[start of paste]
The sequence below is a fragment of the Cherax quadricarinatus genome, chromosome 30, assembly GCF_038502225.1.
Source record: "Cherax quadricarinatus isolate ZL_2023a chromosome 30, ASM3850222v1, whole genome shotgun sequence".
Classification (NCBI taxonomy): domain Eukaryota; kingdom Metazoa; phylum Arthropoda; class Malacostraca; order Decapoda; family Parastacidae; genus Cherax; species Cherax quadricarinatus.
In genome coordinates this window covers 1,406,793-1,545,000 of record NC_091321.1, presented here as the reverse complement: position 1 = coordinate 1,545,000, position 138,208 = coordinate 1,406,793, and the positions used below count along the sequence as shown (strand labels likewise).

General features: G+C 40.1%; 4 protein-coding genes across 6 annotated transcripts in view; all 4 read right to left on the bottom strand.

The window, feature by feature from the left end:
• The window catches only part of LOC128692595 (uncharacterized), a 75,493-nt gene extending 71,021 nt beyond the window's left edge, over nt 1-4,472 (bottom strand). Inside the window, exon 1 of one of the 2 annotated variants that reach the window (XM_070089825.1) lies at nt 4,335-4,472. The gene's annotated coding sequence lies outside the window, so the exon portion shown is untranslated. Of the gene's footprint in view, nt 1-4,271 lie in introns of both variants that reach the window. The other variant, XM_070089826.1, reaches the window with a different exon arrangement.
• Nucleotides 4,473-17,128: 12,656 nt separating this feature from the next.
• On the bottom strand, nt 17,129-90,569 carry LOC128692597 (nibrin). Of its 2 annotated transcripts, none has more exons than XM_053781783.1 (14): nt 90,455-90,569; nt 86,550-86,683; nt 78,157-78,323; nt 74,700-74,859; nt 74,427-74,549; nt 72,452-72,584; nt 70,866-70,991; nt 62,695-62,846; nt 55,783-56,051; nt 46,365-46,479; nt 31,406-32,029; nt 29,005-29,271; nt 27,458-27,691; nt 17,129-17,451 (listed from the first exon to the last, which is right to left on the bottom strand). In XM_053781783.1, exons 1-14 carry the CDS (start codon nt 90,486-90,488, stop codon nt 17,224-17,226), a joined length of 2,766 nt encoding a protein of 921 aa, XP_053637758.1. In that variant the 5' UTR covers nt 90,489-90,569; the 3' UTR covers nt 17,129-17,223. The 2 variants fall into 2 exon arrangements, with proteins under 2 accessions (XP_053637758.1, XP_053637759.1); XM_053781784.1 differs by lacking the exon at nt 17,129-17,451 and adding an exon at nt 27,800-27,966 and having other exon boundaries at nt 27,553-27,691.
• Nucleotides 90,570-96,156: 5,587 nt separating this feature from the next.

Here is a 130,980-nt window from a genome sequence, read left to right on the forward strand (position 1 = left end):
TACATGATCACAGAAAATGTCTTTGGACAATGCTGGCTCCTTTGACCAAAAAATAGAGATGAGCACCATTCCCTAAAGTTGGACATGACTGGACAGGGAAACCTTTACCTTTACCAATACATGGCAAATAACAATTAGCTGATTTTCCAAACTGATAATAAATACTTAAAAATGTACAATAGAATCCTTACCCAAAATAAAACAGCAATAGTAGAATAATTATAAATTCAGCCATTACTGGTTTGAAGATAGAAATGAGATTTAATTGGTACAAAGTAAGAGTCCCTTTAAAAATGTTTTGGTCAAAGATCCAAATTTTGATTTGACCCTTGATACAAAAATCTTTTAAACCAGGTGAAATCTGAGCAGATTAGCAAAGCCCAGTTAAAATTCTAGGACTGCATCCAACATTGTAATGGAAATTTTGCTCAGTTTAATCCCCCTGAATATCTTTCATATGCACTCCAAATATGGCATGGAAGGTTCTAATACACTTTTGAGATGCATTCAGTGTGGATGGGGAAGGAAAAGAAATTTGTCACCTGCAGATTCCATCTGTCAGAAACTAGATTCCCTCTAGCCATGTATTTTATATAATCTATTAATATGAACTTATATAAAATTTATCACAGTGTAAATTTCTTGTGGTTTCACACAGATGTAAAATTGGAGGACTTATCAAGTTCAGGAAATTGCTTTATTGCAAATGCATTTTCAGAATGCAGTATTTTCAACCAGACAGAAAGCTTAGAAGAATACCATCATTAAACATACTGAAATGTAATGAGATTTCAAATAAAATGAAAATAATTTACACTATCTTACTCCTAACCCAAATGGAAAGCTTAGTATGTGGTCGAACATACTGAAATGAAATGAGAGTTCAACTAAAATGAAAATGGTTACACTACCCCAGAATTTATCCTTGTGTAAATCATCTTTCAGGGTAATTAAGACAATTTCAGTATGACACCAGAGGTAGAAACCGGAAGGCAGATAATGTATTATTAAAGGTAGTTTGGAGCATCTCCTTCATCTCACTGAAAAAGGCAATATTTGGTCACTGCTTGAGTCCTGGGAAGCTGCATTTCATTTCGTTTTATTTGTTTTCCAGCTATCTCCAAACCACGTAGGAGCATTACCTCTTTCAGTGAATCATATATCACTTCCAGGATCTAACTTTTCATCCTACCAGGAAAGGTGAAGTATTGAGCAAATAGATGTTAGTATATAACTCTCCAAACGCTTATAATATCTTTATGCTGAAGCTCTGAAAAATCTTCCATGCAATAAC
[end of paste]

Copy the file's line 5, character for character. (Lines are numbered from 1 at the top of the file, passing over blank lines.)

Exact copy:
General features: G+C 40.1%; 4 protein-coding genes across 6 annotated transcripts in view; all 4 read right to left on the bottom strand.